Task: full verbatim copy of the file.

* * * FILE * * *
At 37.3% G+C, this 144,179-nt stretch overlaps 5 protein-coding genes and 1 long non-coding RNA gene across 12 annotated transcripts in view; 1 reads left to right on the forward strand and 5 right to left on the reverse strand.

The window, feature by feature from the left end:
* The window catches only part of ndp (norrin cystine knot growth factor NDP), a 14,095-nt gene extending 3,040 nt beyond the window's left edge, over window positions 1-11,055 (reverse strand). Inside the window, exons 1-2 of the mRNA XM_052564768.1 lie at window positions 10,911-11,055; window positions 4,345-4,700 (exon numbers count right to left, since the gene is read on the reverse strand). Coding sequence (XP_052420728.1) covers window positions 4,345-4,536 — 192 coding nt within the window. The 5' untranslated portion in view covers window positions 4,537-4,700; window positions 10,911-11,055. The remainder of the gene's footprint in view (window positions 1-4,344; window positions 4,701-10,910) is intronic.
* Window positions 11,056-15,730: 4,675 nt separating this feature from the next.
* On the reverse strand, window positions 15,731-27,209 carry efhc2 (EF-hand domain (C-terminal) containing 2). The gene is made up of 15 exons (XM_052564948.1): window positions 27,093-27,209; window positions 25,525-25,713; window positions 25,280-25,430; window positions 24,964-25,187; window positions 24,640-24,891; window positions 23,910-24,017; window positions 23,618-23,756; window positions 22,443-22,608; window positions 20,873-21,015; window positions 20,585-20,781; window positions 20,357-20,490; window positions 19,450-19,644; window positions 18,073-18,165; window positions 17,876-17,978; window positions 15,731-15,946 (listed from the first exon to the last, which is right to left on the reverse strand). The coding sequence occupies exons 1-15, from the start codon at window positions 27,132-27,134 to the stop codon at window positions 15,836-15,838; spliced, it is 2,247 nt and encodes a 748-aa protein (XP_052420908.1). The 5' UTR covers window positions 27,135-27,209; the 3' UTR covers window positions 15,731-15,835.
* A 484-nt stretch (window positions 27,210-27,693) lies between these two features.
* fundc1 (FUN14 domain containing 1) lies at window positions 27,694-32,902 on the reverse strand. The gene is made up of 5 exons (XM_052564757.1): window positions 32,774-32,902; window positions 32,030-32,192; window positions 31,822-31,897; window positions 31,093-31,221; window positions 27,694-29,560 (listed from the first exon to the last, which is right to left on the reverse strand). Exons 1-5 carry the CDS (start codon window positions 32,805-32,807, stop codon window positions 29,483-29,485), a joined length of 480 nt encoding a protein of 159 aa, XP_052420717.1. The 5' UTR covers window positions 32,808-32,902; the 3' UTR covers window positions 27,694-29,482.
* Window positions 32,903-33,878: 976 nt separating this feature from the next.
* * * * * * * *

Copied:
At 37.3% G+C, this 144,179-nt stretch overlaps 5 protein-coding genes and 1 long non-coding RNA gene across 12 annotated transcripts in view; 1 reads left to right on the forward strand and 5 right to left on the reverse strand.

The window, feature by feature from the left end:
* The window catches only part of ndp (norrin cystine knot growth factor NDP), a 14,095-nt gene extending 3,040 nt beyond the window's left edge, over window positions 1-11,055 (reverse strand). Inside the window, exons 1-2 of the mRNA XM_052564768.1 lie at window positions 10,911-11,055; window positions 4,345-4,700 (exon numbers count right to left, since the gene is read on the reverse strand). Coding sequence (XP_052420728.1) covers window positions 4,345-4,536 — 192 coding nt within the window. The 5' untranslated portion in view covers window positions 4,537-4,700; window positions 10,911-11,055. The remainder of the gene's footprint in view (window positions 1-4,344; window positions 4,701-10,910) is intronic.
* Window positions 11,056-15,730: 4,675 nt separating this feature from the next.
* On the reverse strand, window positions 15,731-27,209 carry efhc2 (EF-hand domain (C-terminal) containing 2). The gene is made up of 15 exons (XM_052564948.1): window positions 27,093-27,209; window positions 25,525-25,713; window positions 25,280-25,430; window positions 24,964-25,187; window positions 24,640-24,891; window positions 23,910-24,017; window positions 23,618-23,756; window positions 22,443-22,608; window positions 20,873-21,015; window positions 20,585-20,781; window positions 20,357-20,490; window positions 19,450-19,644; window positions 18,073-18,165; window positions 17,876-17,978; window positions 15,731-15,946 (listed from the first exon to the last, which is right to left on the reverse strand). The coding sequence occupies exons 1-15, from the start codon at window positions 27,132-27,134 to the stop codon at window positions 15,836-15,838; spliced, it is 2,247 nt and encodes a 748-aa protein (XP_052420908.1). The 5' UTR covers window positions 27,135-27,209; the 3' UTR covers window positions 15,731-15,835.
* A 484-nt stretch (window positions 27,210-27,693) lies between these two features.
* fundc1 (FUN14 domain containing 1) lies at window positions 27,694-32,902 on the reverse strand. The gene is made up of 5 exons (XM_052564757.1): window positions 32,774-32,902; window positions 32,030-32,192; window positions 31,822-31,897; window positions 31,093-31,221; window positions 27,694-29,560 (listed from the first exon to the last, which is right to left on the reverse strand). Exons 1-5 carry the CDS (start codon window positions 32,805-32,807, stop codon window positions 29,483-29,485), a joined length of 480 nt encoding a protein of 159 aa, XP_052420717.1. The 5' UTR covers window positions 32,808-32,902; the 3' UTR covers window positions 27,694-29,482.
* Window positions 32,903-33,878: 976 nt separating this feature from the next.